The ark was discovered at an altitude of 10,000 feet, just four miles from its last known land.
The Endurance crash, which carried explorer Ernest Shackleton to the Antarctic coast in 1915 before being crushed by ice and submerged, has been found about 10,000 feet [10,000 m] below the shores of Weddell Sea.
The search tour, commissioned by the Falklands Maritime Heritage Trust and dubbed Endurance22, announced this in a press release on March 8.
t was found just four miles south of the final site recorded in 1915 by Frank Worsley, a former ship captain.
The Endurance22 team sailed for Agulhas II, a South African icebreaker, in early February. Using a series of underwater vehicles, the team looked at unusual features at the bottom of the ocean. Eventually, they found the ship, and sent high-resolution cameras to capture the findings.
Pictures of the accident show that it is in an amazing state, full of all kinds of marine animals but not in the worst form of decay. The icy conditions on the Weddell Sea have greatly hindered the development of any species that could damage wood.
“This is the best shipwreck I’ve ever seen,” said Mensun Bound, director of testing at Endurance22. “Straight, proud of the depth of the sea, it is in good condition, and in good condition for conservation.”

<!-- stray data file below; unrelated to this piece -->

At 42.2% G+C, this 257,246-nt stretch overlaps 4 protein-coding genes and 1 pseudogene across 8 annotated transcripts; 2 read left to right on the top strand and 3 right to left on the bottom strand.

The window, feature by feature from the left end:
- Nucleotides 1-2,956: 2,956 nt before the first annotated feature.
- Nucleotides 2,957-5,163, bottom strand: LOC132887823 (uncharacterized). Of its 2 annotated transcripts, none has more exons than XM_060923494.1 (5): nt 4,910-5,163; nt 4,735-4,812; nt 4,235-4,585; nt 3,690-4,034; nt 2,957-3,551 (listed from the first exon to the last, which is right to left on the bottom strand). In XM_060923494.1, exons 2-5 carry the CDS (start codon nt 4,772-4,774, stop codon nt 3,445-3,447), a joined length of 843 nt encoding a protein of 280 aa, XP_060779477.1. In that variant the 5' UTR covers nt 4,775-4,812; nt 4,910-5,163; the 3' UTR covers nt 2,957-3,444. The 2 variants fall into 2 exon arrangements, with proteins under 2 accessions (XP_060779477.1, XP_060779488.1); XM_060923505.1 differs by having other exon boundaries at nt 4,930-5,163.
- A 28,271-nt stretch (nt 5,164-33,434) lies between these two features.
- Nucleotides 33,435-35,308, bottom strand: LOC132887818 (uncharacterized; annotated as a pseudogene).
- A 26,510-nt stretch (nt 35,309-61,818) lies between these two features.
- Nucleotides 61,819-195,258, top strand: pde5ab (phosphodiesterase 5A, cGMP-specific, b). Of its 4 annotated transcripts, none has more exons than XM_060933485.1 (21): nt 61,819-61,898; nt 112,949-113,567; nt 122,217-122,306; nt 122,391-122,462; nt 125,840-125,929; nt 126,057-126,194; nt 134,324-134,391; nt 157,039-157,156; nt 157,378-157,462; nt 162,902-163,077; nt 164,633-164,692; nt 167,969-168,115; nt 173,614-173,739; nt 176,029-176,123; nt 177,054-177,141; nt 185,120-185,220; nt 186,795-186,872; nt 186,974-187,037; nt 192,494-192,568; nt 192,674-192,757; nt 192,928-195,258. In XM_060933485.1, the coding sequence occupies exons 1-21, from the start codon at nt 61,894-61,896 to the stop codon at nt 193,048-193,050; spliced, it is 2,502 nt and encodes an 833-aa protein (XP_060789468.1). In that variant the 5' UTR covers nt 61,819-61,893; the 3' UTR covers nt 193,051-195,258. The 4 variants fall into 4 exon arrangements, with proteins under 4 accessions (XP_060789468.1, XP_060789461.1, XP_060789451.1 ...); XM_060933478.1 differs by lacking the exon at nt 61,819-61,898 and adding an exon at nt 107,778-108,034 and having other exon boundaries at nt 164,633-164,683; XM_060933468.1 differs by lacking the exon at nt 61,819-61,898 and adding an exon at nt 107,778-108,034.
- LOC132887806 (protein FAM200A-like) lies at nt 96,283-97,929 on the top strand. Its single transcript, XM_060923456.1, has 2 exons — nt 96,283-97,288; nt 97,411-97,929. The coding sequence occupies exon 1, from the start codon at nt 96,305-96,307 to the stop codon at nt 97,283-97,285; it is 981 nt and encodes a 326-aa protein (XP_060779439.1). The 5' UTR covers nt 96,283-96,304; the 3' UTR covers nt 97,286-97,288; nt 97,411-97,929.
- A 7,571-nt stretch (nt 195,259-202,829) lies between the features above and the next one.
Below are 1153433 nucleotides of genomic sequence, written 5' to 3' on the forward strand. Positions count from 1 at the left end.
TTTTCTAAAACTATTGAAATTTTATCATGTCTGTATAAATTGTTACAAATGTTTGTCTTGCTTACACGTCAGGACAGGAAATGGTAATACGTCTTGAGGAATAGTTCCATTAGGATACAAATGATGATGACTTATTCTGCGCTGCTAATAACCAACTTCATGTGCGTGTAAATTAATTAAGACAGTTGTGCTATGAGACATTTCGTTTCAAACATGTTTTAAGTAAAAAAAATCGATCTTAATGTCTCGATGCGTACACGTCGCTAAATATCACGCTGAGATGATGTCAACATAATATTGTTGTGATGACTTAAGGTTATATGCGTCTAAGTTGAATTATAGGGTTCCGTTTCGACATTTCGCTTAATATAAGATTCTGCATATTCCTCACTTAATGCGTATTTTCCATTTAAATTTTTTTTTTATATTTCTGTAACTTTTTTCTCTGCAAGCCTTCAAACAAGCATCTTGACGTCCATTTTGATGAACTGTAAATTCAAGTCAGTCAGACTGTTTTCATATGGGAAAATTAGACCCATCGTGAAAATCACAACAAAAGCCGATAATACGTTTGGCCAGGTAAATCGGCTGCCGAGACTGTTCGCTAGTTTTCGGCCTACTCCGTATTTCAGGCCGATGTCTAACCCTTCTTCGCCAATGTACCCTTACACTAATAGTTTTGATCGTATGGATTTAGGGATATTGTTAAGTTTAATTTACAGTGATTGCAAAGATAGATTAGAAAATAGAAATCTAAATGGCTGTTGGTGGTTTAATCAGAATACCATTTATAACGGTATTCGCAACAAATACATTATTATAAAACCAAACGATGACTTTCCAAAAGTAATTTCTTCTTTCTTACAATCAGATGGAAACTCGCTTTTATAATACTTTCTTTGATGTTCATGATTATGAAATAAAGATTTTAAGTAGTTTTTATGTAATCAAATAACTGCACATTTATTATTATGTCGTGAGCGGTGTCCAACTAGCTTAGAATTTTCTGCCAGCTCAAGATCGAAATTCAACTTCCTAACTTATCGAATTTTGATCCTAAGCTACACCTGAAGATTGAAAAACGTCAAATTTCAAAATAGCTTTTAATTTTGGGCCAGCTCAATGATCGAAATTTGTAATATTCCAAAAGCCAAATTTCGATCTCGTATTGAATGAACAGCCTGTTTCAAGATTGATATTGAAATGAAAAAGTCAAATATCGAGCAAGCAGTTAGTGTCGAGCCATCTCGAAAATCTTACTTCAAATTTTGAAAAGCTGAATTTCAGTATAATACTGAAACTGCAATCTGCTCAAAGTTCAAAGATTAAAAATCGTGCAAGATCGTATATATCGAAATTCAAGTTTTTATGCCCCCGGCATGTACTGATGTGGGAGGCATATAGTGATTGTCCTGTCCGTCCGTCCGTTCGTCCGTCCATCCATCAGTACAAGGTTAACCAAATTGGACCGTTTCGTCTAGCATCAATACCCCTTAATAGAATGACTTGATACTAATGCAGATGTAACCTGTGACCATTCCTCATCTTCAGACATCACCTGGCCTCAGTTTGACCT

Under the Antarctic Treaty, the Endurance crash is protected as a historical site and monument and cannot be touched or disturbed.
One of the reasons why the ship took so long to discover is because the Reddell Sea is covered with thick ice – the very thing that sank Endurance. Even with modern icebreakers, it is difficult to enter the area where Endurance landed. However, this year you have seen low sea ice cover in Antarctica. Weddell Lake was still frozen, but conditions were favorable for the Agulhas II tropical research ship.
The shipwreck led to one of Antarctica’s most famous survival stories. Endurance was frozen in February 1915 and continued through the winter months, until the ice was finally frozen in November. 21. At that moment, Shackleton and his group of 27 men were trapped in a raging sea, beginning to drift. temporary camps as the snow beneath the feet sometimes cracked and threatened to drown them.
The team finally reached Elephant Island, off the coast of the Antarctic Peninsula, before Shackleton and a group of five headed for the island of South Georgia. They completed the 500-mile [800 km] journey and were able to get help from men trapped at the island’s whaling station. The legend is famous for Shackleton’s leadership and the fact that there is no loss of life – just the loss of one powerful ship.
Now, you’ve been found.